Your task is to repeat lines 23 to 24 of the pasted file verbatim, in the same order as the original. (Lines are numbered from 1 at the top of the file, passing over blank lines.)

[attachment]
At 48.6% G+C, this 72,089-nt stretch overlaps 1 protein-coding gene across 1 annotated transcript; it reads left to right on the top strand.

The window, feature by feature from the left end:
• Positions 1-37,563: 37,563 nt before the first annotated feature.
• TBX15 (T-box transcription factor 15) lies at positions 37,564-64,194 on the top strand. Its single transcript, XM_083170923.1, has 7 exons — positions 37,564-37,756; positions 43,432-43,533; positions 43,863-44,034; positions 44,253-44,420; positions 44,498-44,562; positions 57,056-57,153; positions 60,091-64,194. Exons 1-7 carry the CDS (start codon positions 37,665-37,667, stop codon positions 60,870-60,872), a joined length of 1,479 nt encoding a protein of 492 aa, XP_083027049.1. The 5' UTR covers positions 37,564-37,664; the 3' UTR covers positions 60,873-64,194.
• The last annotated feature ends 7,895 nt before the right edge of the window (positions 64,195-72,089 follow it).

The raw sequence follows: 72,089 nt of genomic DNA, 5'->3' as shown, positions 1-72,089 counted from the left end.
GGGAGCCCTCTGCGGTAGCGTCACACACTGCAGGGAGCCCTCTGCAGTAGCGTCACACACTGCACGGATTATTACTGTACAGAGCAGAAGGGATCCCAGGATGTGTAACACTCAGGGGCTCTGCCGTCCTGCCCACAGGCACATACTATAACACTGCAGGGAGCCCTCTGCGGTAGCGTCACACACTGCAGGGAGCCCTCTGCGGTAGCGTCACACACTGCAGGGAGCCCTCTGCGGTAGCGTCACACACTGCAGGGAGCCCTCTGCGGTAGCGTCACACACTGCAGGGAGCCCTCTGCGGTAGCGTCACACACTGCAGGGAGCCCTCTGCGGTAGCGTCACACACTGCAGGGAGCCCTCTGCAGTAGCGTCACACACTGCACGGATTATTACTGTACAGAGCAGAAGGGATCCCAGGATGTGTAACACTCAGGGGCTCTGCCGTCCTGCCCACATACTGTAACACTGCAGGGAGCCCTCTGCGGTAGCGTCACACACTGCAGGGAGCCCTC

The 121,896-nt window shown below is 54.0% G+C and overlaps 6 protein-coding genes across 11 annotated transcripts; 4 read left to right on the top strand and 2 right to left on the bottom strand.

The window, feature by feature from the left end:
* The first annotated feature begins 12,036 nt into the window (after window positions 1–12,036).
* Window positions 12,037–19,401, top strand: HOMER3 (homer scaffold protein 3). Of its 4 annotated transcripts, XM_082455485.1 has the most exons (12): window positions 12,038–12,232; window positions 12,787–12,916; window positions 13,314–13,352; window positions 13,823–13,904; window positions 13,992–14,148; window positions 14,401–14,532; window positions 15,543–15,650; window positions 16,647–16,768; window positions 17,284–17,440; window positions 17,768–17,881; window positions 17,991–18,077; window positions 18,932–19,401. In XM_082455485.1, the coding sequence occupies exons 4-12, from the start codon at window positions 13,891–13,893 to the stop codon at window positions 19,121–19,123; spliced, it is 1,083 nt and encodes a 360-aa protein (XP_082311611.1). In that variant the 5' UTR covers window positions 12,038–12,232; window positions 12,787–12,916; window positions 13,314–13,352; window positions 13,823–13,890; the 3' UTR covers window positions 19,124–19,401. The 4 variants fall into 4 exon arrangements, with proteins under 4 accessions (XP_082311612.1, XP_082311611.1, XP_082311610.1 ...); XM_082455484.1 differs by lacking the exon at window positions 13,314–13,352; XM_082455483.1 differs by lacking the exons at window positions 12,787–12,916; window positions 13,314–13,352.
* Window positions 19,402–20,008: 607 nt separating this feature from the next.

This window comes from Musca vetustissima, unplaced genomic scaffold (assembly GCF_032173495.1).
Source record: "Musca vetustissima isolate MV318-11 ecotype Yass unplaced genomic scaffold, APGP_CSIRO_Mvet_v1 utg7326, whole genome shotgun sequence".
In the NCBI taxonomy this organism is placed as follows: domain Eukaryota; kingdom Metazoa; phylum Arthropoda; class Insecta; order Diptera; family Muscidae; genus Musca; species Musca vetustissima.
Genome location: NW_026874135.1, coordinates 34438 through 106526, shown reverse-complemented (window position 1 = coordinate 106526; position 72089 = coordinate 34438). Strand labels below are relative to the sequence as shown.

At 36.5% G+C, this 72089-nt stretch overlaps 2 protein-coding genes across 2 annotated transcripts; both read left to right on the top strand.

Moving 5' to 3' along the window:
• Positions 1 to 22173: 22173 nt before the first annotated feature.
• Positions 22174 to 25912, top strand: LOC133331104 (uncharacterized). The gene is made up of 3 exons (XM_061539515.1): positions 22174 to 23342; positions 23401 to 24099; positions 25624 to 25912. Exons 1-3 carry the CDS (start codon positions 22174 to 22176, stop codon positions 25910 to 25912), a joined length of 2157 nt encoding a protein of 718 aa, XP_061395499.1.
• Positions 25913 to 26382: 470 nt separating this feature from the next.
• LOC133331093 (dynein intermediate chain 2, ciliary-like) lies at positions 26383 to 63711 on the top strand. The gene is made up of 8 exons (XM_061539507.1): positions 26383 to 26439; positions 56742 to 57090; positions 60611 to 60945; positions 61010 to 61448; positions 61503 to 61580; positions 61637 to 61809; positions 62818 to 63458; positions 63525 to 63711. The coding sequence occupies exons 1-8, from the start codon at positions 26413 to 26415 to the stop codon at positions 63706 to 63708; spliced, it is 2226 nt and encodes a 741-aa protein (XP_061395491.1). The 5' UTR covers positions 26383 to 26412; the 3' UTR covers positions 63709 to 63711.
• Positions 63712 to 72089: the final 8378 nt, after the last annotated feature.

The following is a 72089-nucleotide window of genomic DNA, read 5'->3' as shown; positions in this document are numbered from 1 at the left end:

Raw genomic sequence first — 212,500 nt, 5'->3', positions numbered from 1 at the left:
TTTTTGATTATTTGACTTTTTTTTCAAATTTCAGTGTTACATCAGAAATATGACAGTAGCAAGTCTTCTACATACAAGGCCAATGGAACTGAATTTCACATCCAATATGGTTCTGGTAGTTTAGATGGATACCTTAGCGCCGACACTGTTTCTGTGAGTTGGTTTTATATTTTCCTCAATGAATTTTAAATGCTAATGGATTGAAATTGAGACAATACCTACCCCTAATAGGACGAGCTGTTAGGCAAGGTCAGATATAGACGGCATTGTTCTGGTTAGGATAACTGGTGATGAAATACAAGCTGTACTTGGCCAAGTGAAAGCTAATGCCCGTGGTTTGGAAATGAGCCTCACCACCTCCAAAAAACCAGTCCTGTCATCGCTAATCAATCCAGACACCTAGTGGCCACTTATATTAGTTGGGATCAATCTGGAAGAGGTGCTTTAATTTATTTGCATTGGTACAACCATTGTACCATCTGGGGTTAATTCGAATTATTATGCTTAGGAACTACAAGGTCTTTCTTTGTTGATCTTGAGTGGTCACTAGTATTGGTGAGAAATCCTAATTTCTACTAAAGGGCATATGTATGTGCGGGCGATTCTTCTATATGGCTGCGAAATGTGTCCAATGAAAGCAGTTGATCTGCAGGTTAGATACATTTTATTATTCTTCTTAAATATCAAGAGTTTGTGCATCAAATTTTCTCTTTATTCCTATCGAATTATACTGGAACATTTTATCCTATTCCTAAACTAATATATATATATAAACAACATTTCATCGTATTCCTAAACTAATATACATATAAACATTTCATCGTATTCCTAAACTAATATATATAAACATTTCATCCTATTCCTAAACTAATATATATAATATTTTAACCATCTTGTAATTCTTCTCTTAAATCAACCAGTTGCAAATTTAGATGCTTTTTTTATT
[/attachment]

• Positions 63712 to 72089: the final 8378 nt, after the last annotated feature.

The following is a 72089-nucleotide window of genomic DNA, read 5'->3' as shown; positions in this document are numbered from 1 at the left end: